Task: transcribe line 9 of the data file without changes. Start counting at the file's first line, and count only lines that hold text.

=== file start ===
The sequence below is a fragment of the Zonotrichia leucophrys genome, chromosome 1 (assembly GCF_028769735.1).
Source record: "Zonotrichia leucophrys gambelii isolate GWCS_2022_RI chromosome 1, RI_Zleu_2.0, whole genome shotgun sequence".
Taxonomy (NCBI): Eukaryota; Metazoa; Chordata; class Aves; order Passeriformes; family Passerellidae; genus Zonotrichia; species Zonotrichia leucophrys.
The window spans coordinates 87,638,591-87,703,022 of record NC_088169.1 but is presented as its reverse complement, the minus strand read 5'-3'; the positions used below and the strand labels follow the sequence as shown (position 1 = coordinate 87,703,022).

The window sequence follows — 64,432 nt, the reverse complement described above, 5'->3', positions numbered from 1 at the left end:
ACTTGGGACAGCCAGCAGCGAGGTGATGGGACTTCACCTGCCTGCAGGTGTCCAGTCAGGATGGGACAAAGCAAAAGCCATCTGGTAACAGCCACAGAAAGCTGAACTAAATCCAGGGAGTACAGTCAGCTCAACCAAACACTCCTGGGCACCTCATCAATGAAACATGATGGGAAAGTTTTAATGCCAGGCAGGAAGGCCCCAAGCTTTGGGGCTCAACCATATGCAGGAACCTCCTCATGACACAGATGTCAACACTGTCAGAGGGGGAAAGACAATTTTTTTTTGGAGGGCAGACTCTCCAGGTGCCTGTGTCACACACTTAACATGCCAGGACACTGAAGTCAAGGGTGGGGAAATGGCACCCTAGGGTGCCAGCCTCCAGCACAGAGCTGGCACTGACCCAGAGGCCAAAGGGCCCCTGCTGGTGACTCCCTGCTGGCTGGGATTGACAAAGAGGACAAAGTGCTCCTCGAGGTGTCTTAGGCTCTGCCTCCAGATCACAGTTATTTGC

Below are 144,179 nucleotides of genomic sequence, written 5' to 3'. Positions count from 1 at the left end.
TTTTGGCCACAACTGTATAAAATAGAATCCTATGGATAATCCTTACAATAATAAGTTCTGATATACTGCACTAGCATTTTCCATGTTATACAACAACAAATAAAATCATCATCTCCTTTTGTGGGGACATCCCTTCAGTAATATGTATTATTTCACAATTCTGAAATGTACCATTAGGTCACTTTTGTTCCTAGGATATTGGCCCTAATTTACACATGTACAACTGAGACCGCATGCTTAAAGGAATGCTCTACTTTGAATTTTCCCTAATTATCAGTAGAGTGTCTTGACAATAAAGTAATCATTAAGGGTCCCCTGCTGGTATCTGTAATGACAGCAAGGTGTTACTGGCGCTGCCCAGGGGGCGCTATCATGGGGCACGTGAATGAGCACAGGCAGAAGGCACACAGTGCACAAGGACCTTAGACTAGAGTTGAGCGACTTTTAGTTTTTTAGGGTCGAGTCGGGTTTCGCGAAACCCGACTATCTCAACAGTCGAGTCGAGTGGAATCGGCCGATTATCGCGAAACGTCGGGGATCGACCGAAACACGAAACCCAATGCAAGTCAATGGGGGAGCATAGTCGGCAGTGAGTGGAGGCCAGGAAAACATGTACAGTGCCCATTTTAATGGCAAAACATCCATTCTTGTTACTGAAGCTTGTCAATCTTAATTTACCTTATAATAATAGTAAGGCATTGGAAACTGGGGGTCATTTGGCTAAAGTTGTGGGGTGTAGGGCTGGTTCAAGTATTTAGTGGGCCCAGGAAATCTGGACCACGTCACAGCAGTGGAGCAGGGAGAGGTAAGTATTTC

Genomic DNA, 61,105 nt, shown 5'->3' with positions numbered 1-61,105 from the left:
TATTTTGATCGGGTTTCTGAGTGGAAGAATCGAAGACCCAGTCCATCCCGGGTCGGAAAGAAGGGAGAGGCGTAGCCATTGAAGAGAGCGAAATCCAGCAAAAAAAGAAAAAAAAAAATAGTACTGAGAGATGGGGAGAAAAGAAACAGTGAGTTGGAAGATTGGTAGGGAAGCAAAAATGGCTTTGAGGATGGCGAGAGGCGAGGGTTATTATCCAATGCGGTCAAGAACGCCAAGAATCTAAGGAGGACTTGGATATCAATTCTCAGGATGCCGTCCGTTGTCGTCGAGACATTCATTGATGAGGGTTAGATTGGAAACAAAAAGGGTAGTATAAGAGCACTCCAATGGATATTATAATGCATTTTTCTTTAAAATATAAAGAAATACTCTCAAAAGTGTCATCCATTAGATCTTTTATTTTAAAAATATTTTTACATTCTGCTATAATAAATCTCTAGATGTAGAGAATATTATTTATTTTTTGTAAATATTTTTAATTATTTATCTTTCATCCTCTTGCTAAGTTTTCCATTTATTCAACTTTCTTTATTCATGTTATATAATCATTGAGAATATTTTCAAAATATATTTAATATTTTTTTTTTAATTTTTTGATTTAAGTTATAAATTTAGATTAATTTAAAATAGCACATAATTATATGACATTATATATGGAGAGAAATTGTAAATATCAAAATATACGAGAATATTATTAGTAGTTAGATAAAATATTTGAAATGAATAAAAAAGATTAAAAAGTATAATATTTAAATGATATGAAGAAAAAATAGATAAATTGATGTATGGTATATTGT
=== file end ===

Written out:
Genomic DNA, 61,105 nt, shown 5'->3' with positions numbered 1-61,105 from the left: